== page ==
In 2020, Cyberpunk 2077 was a disaster. Despite years of hype, its reception was catastrophic, with a mess of bugs and performance issues leading to widespread refunds and an apology from developer CD Projekt Red. Three years and many improvements later, Cyberpunk 2077 is in a far better place – and its latest expansion, Phantom Liberty, is the best shooter we’ve played in 2023 so far.
Phantom Liberty begins with a bang. The President of the New United States (NUSA) is shot down while flying over Dogtown, a lawless district of Night City ruled by soldier-turned-dictator Kurt Hansen. Our mercenary protagonist, V, is sent on a desperate mission to rescue the president in return for a cure to their Relic – a biochip that’s been killing them since an ill-fated heist in Cyberpunk 2077‘s opening hours.
Besides destroying V’s brain, the Relic also houses the consciousness of dead rockstar Johnny Silverhand (Keanu Reeves). Silverhand isn’t a huge fan of working for shadowy organisations – after all, he died blowing one of them up – and suspects this job isn’t as it seems.
He’s right, and the guns-blazing rescue mission soon transforms into a dystopian spy thriller. One moment, you’re rescuing the President from a fiery shootout, blasting Dogtown soldiers and fighting a hijacked war machine. The next you’re undercover and playing a high-stakes game of roulette, in a mission suitably named after Chris Cornell‘s James Bond theme for Casino Royale. Paired with a fantastic performance from Idris Elba as fellow secret agent Solomon Reed, V’s crash course in espionage makes for a gripping plot, and if you liked the original game’s main story, you’ll love this one.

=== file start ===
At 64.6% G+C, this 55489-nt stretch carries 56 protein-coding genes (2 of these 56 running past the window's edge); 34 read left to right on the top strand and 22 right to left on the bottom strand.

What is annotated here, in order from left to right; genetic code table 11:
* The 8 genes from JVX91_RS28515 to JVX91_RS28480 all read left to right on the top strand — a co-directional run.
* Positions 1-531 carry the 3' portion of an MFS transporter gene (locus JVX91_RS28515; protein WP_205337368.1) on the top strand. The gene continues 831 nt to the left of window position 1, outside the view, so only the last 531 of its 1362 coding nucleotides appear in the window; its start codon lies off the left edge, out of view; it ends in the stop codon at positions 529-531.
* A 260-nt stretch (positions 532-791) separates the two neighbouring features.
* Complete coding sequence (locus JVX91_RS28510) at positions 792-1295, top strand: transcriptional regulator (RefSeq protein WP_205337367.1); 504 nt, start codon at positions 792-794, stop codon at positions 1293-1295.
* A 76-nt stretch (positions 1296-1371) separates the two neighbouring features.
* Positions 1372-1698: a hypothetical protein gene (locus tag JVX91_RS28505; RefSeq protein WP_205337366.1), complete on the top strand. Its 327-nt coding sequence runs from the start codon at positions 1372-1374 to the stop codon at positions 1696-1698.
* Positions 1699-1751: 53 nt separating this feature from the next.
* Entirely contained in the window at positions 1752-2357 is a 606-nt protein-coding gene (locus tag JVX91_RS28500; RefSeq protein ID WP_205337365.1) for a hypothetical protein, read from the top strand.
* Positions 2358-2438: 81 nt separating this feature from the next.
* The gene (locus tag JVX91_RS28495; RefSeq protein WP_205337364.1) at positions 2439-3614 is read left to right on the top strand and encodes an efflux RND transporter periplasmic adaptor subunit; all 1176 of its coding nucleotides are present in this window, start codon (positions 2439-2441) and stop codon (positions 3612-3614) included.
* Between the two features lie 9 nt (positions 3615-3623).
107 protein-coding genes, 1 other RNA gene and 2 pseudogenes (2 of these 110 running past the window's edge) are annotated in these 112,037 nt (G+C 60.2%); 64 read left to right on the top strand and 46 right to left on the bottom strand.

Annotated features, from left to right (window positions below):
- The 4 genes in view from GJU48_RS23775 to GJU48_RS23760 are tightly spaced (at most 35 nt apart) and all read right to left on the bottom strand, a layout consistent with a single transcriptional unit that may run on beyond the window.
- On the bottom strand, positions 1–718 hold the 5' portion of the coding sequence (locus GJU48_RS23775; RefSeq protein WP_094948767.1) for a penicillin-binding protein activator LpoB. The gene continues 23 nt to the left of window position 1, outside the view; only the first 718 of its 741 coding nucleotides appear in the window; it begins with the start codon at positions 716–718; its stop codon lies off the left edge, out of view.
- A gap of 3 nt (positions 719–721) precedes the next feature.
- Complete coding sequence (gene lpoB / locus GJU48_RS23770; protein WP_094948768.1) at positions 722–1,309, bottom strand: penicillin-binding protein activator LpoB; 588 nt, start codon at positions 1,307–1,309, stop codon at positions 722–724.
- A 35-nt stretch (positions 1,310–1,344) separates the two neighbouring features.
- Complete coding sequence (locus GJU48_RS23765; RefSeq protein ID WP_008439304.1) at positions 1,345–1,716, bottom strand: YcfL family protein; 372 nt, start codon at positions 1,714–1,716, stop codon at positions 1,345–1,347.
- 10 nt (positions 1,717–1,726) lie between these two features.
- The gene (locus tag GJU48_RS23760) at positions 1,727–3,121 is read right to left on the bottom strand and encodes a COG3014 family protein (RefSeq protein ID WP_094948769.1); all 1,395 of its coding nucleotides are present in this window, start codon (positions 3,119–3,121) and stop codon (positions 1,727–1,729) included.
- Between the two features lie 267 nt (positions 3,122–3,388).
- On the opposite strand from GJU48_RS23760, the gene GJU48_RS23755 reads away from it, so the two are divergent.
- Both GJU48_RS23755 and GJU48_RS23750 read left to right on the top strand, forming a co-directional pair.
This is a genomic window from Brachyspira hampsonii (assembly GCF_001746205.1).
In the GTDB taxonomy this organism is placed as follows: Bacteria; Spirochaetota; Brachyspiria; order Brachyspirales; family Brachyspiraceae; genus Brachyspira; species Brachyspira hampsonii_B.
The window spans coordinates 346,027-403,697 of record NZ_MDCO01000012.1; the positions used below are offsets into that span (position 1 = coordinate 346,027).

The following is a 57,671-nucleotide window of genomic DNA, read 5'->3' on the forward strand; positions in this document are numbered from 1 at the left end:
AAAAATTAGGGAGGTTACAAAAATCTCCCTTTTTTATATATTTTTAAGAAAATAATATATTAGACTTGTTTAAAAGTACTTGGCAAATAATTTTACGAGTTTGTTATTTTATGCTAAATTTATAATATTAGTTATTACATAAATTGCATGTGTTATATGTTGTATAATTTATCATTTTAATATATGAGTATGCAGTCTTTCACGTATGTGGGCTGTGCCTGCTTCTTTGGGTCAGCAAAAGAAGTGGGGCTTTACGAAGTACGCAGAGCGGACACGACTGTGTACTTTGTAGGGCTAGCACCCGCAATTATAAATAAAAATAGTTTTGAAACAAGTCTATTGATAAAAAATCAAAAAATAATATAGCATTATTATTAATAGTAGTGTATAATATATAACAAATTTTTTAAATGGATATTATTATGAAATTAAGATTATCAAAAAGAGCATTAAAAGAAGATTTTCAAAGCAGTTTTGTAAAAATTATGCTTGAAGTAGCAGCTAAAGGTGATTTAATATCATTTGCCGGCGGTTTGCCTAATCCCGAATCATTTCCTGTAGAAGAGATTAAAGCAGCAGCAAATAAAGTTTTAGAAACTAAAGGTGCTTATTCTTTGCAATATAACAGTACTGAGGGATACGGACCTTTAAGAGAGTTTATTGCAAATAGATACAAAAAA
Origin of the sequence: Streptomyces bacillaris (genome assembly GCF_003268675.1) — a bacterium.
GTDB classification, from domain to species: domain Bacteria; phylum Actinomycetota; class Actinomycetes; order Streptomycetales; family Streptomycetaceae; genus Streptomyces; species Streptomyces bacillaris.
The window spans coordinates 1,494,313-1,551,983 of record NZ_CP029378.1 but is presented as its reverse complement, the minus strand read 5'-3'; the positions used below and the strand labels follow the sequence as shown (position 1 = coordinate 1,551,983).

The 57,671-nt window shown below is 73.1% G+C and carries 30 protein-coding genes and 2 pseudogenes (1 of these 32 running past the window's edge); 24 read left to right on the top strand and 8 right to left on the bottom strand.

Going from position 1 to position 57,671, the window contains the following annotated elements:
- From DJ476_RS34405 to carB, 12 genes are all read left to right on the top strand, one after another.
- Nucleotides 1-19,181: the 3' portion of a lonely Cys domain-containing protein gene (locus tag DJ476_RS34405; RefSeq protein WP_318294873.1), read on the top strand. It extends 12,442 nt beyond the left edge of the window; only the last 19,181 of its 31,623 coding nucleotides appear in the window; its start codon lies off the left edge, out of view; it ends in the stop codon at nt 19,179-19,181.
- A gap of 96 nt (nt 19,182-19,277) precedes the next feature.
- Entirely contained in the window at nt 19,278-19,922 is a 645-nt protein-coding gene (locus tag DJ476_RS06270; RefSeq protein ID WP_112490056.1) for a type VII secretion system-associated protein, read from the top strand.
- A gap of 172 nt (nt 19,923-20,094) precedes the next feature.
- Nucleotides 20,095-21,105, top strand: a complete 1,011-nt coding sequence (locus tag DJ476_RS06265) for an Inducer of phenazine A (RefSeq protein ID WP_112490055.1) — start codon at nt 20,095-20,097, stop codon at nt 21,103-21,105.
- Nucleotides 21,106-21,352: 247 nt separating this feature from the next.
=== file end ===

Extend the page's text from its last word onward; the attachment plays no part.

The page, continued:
Though it’s hard to pull yourself away from Phantom Liberty‘s grander conspiracy, it often makes players wait several in-game days to proceed during certain missions. Exploring Dogtown during this downtime is encouraged, which led to it becoming our favourite district in Night City. The divide between the haves and have-nots has never been so open: ramshackle slums are built against the walls of opulent clubs, and the city’s power brokers enjoy lives of luxury while everyone else fights for scraps.
Phantom Liberty‘s side gigs – optional one-off missions – feel like a big step up from the rest of Cyberpunk 2077. One job tasks you with rescuing two woefully inept cops from a drug lord’s den, silently choking out their captors as the blood-spattered buddy-cop duo follow behind you, bickering and loudly knocking things over. Another client only agrees to give you a job if you take hits of a powerful psychotropic drug, which leads to playing out their flashbacks while an unreliable narrator rewrites Dogtown dictator Hansen into an approving father figure.
Even if you return to Night City without buying Phantom Liberty, an expansive “update 2.0” has tackled many lingering annoyances from 2020. Teleporting police have been replaced with a persistent Grand Theft Auto-style justice system, modifying your body with cyberware is now much more consequential, and skill trees have been significantly expanded. expansive. Cyberpunk 2077 is finally the role-playing game that was originally promised, which leads to even better action: if you want to deflect bullets with a katana, or hack cars to send them careening into oncoming traffic, now you can.
In tandem with this update, Phantom Liberty is the crowning jewel of Cyberpunk‘s three-year redemption arc. It’s a shame this will be 2077‘s first and last expansion, but it’s a hell of a swan song to close out on – and with Phantom Liberty‘s director tapped to create a full-blown sequel to Cyberpunk 2077, it promises good things for the series’ future. Tell your chooms: Night City’s back, and it’s better than ever.